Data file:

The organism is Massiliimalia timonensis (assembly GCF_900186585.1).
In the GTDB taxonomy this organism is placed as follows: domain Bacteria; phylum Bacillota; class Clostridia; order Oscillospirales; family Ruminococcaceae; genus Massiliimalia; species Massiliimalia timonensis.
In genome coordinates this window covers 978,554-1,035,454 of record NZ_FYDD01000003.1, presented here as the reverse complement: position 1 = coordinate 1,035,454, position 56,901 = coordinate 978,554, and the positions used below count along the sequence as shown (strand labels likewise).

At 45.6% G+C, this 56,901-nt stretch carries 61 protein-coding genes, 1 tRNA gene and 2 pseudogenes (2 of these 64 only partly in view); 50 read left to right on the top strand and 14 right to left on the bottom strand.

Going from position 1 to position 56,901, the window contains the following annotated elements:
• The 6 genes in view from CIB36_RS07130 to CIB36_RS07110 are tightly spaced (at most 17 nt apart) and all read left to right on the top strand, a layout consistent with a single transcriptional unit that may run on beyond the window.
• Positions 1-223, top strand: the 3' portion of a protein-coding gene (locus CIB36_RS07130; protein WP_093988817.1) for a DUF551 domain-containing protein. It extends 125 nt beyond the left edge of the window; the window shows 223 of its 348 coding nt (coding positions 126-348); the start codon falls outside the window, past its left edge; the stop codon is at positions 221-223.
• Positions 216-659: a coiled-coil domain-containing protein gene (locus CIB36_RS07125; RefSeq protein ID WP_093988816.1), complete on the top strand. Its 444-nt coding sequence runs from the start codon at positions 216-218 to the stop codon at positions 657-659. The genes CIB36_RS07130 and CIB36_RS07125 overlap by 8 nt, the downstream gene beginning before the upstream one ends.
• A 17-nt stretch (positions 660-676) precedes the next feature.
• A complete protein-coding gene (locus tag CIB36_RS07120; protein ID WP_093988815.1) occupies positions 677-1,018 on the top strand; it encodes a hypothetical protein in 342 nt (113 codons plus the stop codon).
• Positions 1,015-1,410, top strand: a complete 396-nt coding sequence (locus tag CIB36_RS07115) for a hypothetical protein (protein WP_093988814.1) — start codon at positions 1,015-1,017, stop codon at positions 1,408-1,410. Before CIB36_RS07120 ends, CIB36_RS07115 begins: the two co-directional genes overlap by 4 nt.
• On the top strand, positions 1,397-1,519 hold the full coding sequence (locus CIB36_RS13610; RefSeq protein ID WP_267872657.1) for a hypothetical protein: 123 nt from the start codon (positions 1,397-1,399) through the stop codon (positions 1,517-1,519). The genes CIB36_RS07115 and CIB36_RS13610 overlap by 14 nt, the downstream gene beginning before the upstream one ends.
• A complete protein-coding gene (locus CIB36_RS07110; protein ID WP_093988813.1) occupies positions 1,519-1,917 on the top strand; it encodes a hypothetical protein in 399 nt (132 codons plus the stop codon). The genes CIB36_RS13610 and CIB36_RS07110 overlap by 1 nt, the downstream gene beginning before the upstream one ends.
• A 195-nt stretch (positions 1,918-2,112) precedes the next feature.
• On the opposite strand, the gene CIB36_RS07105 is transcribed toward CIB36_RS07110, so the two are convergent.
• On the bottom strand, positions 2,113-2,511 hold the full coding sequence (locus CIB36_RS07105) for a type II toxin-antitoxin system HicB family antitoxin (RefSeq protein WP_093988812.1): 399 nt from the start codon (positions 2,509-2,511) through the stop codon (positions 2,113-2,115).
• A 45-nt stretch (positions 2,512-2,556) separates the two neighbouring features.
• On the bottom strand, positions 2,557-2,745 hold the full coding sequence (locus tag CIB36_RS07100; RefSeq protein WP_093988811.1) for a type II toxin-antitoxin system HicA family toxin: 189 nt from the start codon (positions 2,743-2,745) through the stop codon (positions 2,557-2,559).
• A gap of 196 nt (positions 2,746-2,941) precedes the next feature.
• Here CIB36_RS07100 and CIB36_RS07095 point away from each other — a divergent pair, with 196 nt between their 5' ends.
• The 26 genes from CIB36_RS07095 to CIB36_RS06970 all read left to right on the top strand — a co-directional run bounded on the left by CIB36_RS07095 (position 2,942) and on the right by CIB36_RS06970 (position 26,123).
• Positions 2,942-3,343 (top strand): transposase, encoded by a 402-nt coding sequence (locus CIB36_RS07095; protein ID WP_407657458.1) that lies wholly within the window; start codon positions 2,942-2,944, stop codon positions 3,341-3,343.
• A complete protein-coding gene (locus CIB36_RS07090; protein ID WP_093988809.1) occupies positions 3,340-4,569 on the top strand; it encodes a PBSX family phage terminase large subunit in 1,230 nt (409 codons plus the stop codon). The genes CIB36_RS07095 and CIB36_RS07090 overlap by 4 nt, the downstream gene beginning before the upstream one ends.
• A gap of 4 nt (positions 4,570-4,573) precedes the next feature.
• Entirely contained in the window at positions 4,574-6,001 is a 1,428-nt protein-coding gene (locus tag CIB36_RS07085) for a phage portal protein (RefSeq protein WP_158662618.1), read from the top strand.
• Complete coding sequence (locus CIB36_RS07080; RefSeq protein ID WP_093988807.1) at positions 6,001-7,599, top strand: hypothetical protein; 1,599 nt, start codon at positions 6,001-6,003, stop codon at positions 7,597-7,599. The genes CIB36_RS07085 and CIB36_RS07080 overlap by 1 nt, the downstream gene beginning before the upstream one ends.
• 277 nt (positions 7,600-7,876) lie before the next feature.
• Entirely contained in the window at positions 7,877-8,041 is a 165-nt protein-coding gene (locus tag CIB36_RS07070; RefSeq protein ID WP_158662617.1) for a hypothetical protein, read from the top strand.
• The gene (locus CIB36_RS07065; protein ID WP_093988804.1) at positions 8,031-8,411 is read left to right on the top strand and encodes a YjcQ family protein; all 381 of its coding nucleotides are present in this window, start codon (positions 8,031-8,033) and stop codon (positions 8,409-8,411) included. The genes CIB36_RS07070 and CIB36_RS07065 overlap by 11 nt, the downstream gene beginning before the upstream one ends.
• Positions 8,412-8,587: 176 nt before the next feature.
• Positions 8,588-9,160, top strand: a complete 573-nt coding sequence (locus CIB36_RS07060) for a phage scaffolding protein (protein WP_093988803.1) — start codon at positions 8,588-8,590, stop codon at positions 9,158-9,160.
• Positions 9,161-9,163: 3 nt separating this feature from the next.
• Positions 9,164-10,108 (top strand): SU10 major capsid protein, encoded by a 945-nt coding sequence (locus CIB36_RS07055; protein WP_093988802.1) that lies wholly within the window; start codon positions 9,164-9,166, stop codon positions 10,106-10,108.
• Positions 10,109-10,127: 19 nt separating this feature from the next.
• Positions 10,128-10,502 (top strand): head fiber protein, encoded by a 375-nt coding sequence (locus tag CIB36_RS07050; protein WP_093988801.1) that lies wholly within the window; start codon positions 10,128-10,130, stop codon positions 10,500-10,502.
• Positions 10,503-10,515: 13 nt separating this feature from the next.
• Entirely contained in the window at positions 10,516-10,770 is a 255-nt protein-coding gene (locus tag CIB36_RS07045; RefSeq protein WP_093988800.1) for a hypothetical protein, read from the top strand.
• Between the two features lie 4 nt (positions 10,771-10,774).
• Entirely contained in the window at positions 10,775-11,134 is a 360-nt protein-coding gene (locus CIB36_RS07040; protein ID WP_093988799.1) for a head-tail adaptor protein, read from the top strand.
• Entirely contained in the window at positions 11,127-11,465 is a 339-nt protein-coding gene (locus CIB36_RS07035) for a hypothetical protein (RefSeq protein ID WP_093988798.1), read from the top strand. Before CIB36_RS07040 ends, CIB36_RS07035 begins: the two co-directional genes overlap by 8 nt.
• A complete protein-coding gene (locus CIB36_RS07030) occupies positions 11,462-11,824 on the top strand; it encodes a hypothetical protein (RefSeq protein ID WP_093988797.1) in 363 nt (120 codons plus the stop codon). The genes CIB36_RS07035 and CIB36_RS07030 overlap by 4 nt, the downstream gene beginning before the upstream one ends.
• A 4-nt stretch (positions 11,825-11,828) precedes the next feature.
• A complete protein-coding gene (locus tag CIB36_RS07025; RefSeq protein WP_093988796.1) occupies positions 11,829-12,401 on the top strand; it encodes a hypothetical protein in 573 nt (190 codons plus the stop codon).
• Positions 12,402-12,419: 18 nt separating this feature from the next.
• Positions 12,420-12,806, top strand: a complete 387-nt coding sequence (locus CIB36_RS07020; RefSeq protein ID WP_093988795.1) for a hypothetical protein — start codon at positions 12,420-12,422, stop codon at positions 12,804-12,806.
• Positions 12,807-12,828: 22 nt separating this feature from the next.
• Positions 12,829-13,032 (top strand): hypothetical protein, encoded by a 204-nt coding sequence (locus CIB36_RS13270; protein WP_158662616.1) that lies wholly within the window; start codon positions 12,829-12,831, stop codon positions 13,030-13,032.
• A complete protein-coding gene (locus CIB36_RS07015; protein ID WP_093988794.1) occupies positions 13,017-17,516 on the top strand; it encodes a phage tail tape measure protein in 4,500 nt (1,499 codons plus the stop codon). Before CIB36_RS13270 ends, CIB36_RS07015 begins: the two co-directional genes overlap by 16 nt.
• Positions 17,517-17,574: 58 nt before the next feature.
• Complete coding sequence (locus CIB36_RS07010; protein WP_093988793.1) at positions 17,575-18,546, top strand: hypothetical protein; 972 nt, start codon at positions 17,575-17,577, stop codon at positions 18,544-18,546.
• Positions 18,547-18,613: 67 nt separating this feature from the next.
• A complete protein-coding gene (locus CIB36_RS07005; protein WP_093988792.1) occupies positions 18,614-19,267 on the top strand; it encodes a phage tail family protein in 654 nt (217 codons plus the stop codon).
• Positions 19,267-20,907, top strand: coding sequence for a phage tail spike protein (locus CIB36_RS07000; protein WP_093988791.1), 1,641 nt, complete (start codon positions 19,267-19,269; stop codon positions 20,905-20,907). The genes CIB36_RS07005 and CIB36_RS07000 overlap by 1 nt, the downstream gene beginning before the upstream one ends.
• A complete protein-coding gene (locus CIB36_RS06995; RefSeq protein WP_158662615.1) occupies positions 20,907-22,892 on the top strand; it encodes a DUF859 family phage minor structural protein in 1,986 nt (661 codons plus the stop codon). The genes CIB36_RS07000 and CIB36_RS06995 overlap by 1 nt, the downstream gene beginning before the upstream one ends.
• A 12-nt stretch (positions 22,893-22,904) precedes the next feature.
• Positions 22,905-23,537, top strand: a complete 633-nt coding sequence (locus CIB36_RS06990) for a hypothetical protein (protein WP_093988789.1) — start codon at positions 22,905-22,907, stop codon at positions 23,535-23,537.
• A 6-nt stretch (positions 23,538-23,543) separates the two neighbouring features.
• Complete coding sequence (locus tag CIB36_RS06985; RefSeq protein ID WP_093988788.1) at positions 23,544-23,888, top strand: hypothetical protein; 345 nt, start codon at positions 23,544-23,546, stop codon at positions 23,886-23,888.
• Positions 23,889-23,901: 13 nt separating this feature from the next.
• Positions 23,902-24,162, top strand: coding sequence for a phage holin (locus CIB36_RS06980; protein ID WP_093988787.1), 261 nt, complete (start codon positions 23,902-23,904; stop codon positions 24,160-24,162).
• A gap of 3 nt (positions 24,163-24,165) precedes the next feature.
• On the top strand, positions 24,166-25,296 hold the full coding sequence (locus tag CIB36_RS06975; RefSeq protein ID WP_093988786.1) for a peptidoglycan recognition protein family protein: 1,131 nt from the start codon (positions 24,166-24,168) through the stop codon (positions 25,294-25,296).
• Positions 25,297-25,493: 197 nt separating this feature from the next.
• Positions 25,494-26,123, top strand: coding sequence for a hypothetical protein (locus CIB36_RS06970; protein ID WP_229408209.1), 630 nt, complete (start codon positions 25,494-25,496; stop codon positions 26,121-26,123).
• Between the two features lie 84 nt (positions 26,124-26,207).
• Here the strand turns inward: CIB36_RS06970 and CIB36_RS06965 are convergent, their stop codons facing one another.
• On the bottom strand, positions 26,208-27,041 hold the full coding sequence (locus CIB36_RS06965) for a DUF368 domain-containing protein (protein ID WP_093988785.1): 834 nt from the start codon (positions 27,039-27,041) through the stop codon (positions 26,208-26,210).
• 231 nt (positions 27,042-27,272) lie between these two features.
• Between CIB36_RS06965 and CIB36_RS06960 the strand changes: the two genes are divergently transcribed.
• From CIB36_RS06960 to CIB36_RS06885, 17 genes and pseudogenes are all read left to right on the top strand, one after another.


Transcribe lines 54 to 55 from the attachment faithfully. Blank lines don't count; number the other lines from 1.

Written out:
• A complete protein-coding gene (locus CIB36_RS06995; RefSeq protein WP_158662615.1) occupies positions 20,907-22,892 on the top strand; it encodes a DUF859 family phage minor structural protein in 1,986 nt (661 codons plus the stop codon). The genes CIB36_RS07000 and CIB36_RS06995 overlap by 1 nt, the downstream gene beginning before the upstream one ends.
• A 12-nt stretch (positions 22,893-22,904) precedes the next feature.